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Amid AI hype, tech companies are taking a step back from the metaverse


Artificial intelligence is all the rage right now - and the metaverse not so much. Companies are scaling back metaverse projects. And last week, Disney and Microsoft said they were shuttering some of their efforts. Even Meta, the company formerly known as Facebook, seems to be dialing back, too. NPR's Dara Kerr has looked into why and joins us now. Welcome to the program.


RASCOE: So let's start with Meta because it changed its name to signal it was going to be all about the metaverse. So is that now looking like it's a bad bet?

KERR: Yeah, so it was only in late 2021 when Meta CEO Mark Zuckerberg announced his vision of the metaverse. His plans included not only renaming Facebook as Meta but also laying out this idea of this alternate world where he believed humans would interact in the future with cartoon-like avatars. Basically, it's a series of immersive online worlds where you can shoot hoops with your friends or buy real estate or go to an art gallery. There was skepticism at the time. The idea just hasn't really picked up. I spoke to Mike Proulx, a Forrester analyst, and I really like how he describes it.

MIKE PROULX: We saw 2022 as the year of metaverse hype. And in 2023, we're experiencing, effectively, a metaverse hangover.

KERR: Proulx said his data shows that people aren't yet really excited about the concept of the metaverse and instead are still craving real-life physical connection.

RASCOE: Yeah. It seems like, you know, the whole thing with the pandemic - people still want to get out and touch each other. So does it look like Meta's really going to ditch its plans?

KERR: Yeah, so Meta has very slightly dialed back a bit of its metaverse rhetoric. And in recent layoffs, some of the employees who were let go were from the metaverse division. But in its last earnings call - this was in February - Mark Zuckerberg made it clear he still had big ambitions around the metaverse. And we're seeing that plan in action. For example, just this week, Meta had an ad on Hulu about the metaverse. But what's interesting is rather than laying out this futuristic world where we can all hang out, the ad talks about how the metaverse can help us in our real world.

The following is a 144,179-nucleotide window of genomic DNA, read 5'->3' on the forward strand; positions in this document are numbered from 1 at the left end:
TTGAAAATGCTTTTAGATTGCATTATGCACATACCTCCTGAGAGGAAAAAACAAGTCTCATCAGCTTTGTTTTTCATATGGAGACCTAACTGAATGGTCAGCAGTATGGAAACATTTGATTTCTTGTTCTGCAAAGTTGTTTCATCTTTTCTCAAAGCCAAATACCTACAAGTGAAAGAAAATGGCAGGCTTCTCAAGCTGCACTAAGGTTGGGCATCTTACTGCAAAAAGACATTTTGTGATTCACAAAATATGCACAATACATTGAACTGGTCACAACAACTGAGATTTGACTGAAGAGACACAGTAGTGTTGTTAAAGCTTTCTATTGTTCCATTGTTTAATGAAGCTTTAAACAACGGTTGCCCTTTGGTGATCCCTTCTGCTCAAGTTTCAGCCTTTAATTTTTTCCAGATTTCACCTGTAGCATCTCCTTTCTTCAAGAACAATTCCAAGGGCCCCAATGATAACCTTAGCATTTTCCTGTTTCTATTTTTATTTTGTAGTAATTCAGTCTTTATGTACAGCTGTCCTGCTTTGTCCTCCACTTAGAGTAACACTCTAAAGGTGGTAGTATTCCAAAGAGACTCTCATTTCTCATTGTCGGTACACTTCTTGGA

UNIDENTIFIED PERSON: And while the woolly mammoth is still extinct, that doesn't mean students can't take field trips to visit them. The metaverse may be virtual, but the impact will be real.

RASCOE: So Meta is also, at this point, getting into the newest tech innovation that's getting a lot of hype right now, and that's AI. But does getting into AI get in the way of its vision for the metaverse?

UNIDENTIFIED PERSON: No. Zuckerberg actually said it dovetails with his Metaverse plans. He said Meta is planning to use AI to build out the metaverse. It'll do that with this supercomputer that the company is developing. Zuckerberg says the computer will use trillions of examples from the real world to create this virtual metaverse. But one problem with the metaverse is people need to buy hardware. They need those virtual reality headsets. And that could be a big roadblock to adoption. I don't have one of those headsets. They cost a few hundred dollars. But hearing from people who do, it seems that the metaverse is now kind of empty and a dead zone. This is from The Wall Street Journal. It's something called the Hot Girl Summer Rooftop Pool. And apparently, it's now empty. And the Macy's virtual Thanksgiving Day Parade sounded kind of sad. It was even called tragic. Meanwhile...

RASCOE: Oh my goodness. This sounds really, really depressing (laughter).

KERR: I know. I know. Just all gray - yeah. Meanwhile, all the headlines have been eaten up by AI and ChatGPT and the things that they can do, like write poems in the style of Walt Whitman and ace the SATs and ponder the meaning of life. Proulx, the Forrester analyst, said the metaverse is a long-term play, so it's going to take a while, whereas AI - we're immediately getting all these short-term, real-world, practical uses. So essentially, it seems that us humans aren't yet ready to go live in another reality. And instead, we want to stay in this world, where AI is changing our actual lives.

RASCOE: Well, we'll see what happens with that. That's NPR's Dara Kerr. Thank you so much for joining us.

KERR: Yeah. Thank you. Transcript provided by NPR, Copyright NPR.

Ayesha Rascoe is a White House correspondent for NPR. She is currently covering her third presidential administration. Rascoe's White House coverage has included a number of high profile foreign trips, including President Trump's 2019 summit with North Korean leader Kim Jong Un in Hanoi, Vietnam, and President Obama's final NATO summit in Warsaw, Poland in 2016. As a part of the White House team, she's also a regular on the NPR Politics Podcast.
Dara Kerr
Dara Kerr is a tech reporter for NPR. She examines the choices tech companies make and the influence they wield over our lives and society.
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